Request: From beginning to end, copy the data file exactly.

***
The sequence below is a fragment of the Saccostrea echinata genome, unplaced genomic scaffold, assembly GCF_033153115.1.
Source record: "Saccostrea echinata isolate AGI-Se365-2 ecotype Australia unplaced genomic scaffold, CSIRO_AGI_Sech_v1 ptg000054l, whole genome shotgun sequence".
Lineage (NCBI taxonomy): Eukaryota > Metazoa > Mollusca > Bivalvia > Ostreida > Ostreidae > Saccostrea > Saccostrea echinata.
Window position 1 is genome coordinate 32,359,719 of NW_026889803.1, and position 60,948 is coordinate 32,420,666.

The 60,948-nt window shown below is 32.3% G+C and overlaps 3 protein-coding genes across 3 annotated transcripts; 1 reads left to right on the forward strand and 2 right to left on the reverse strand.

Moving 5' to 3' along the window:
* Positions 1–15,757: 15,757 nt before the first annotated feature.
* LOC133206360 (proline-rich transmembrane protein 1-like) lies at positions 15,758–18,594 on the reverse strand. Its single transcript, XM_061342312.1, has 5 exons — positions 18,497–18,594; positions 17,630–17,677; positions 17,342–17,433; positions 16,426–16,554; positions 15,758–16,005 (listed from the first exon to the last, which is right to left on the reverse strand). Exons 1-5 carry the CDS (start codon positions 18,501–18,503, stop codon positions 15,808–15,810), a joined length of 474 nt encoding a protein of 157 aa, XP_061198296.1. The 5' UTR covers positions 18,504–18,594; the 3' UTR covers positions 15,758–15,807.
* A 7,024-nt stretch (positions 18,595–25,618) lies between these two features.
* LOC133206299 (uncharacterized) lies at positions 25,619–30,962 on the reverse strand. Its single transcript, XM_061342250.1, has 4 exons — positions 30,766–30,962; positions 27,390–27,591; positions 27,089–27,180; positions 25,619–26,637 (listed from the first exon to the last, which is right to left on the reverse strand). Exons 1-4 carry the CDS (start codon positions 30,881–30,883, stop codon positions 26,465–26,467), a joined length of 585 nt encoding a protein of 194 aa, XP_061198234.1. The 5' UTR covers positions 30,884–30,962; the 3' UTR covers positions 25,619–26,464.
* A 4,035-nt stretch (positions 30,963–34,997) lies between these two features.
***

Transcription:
The sequence below is a fragment of the Saccostrea echinata genome, unplaced genomic scaffold, assembly GCF_033153115.1.
Source record: "Saccostrea echinata isolate AGI-Se365-2 ecotype Australia unplaced genomic scaffold, CSIRO_AGI_Sech_v1 ptg000054l, whole genome shotgun sequence".
Lineage (NCBI taxonomy): Eukaryota > Metazoa > Mollusca > Bivalvia > Ostreida > Ostreidae > Saccostrea > Saccostrea echinata.
Window position 1 is genome coordinate 32,359,719 of NW_026889803.1, and position 60,948 is coordinate 32,420,666.

The 60,948-nt window shown below is 32.3% G+C and overlaps 3 protein-coding genes across 3 annotated transcripts; 1 reads left to right on the forward strand and 2 right to left on the reverse strand.

Moving 5' to 3' along the window:
* Positions 1–15,757: 15,757 nt before the first annotated feature.
* LOC133206360 (proline-rich transmembrane protein 1-like) lies at positions 15,758–18,594 on the reverse strand. Its single transcript, XM_061342312.1, has 5 exons — positions 18,497–18,594; positions 17,630–17,677; positions 17,342–17,433; positions 16,426–16,554; positions 15,758–16,005 (listed from the first exon to the last, which is right to left on the reverse strand). Exons 1-5 carry the CDS (start codon positions 18,501–18,503, stop codon positions 15,808–15,810), a joined length of 474 nt encoding a protein of 157 aa, XP_061198296.1. The 5' UTR covers positions 18,504–18,594; the 3' UTR covers positions 15,758–15,807.
* A 7,024-nt stretch (positions 18,595–25,618) lies between these two features.
* LOC133206299 (uncharacterized) lies at positions 25,619–30,962 on the reverse strand. Its single transcript, XM_061342250.1, has 4 exons — positions 30,766–30,962; positions 27,390–27,591; positions 27,089–27,180; positions 25,619–26,637 (listed from the first exon to the last, which is right to left on the reverse strand). Exons 1-4 carry the CDS (start codon positions 30,881–30,883, stop codon positions 26,465–26,467), a joined length of 585 nt encoding a protein of 194 aa, XP_061198234.1. The 5' UTR covers positions 30,884–30,962; the 3' UTR covers positions 25,619–26,464.
* A 4,035-nt stretch (positions 30,963–34,997) lies between these two features.